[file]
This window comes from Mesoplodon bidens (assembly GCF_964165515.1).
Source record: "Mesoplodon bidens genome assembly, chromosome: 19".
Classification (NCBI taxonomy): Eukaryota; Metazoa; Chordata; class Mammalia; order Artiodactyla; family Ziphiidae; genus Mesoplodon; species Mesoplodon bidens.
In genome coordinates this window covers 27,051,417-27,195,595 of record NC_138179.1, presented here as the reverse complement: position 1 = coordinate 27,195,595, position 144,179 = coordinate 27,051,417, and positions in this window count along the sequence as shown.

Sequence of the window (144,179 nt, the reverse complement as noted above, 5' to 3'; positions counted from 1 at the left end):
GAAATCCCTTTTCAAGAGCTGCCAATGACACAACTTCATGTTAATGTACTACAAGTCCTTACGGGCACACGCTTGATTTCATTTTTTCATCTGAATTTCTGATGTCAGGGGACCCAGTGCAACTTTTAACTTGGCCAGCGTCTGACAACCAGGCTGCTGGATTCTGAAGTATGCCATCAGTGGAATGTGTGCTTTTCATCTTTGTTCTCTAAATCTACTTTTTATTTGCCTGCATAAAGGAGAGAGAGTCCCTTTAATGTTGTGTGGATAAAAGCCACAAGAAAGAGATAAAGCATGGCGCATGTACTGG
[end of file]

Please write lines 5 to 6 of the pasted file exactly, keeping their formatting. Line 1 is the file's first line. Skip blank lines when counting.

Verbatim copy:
Sequence of the window (144,179 nt, the reverse complement as noted above, 5' to 3'; positions counted from 1 at the left end):
GAAATCCCTTTTCAAGAGCTGCCAATGACACAACTTCATGTTAATGTACTACAAGTCCTTACGGGCACACGCTTGATTTCATTTTTTCATCTGAATTTCTGATGTCAGGGGACCCAGTGCAACTTTTAACTTGGCCAGCGTCTGACAACCAGGCTGCTGGATTCTGAAGTATGCCATCAGTGGAATGTGTGCTTTTCATCTTTGTTCTCTAAATCTACTTTTTATTTGCCTGCATAAAGGAGAGAGAGTCCCTTTAATGTTGTGTGGATAAAAGCCACAAGAAAGAGATAAAGCATGGCGCATGTACTGG